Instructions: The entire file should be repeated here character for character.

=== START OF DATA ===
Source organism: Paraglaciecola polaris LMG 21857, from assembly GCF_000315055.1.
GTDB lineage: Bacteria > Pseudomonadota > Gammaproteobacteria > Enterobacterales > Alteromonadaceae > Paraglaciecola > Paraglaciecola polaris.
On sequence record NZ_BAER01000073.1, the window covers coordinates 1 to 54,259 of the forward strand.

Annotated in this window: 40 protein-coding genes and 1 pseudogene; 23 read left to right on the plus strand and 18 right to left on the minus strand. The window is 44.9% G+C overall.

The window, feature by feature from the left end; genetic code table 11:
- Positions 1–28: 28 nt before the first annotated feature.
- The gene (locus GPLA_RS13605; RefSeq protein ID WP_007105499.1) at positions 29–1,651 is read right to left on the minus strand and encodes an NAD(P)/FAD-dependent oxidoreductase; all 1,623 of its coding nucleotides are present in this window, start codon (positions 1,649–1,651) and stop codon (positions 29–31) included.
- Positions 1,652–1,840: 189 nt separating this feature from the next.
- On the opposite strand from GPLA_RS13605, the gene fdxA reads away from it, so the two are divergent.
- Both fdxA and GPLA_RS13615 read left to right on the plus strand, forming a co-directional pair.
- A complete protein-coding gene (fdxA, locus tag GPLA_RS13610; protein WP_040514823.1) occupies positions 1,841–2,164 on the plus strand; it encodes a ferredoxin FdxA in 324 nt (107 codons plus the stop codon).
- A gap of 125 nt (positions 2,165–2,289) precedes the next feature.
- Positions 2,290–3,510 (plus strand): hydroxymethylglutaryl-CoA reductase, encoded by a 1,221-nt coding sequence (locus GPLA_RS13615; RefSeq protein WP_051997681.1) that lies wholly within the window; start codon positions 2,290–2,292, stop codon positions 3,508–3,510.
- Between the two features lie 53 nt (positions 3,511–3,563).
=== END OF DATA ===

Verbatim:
Source organism: Paraglaciecola polaris LMG 21857, from assembly GCF_000315055.1.
GTDB lineage: Bacteria > Pseudomonadota > Gammaproteobacteria > Enterobacterales > Alteromonadaceae > Paraglaciecola > Paraglaciecola polaris.
On sequence record NZ_BAER01000073.1, the window covers coordinates 1 to 54,259 of the forward strand.

Annotated in this window: 40 protein-coding genes and 1 pseudogene; 23 read left to right on the plus strand and 18 right to left on the minus strand. The window is 44.9% G+C overall.

The window, feature by feature from the left end; genetic code table 11:
- Positions 1–28: 28 nt before the first annotated feature.
- The gene (locus GPLA_RS13605; RefSeq protein ID WP_007105499.1) at positions 29–1,651 is read right to left on the minus strand and encodes an NAD(P)/FAD-dependent oxidoreductase; all 1,623 of its coding nucleotides are present in this window, start codon (positions 1,649–1,651) and stop codon (positions 29–31) included.
- Positions 1,652–1,840: 189 nt separating this feature from the next.
- On the opposite strand from GPLA_RS13605, the gene fdxA reads away from it, so the two are divergent.
- Both fdxA and GPLA_RS13615 read left to right on the plus strand, forming a co-directional pair.
- A complete protein-coding gene (fdxA, locus tag GPLA_RS13610; protein WP_040514823.1) occupies positions 1,841–2,164 on the plus strand; it encodes a ferredoxin FdxA in 324 nt (107 codons plus the stop codon).
- A gap of 125 nt (positions 2,165–2,289) precedes the next feature.
- Positions 2,290–3,510 (plus strand): hydroxymethylglutaryl-CoA reductase, encoded by a 1,221-nt coding sequence (locus GPLA_RS13615; RefSeq protein WP_051997681.1) that lies wholly within the window; start codon positions 2,290–2,292, stop codon positions 3,508–3,510.
- Between the two features lie 53 nt (positions 3,511–3,563).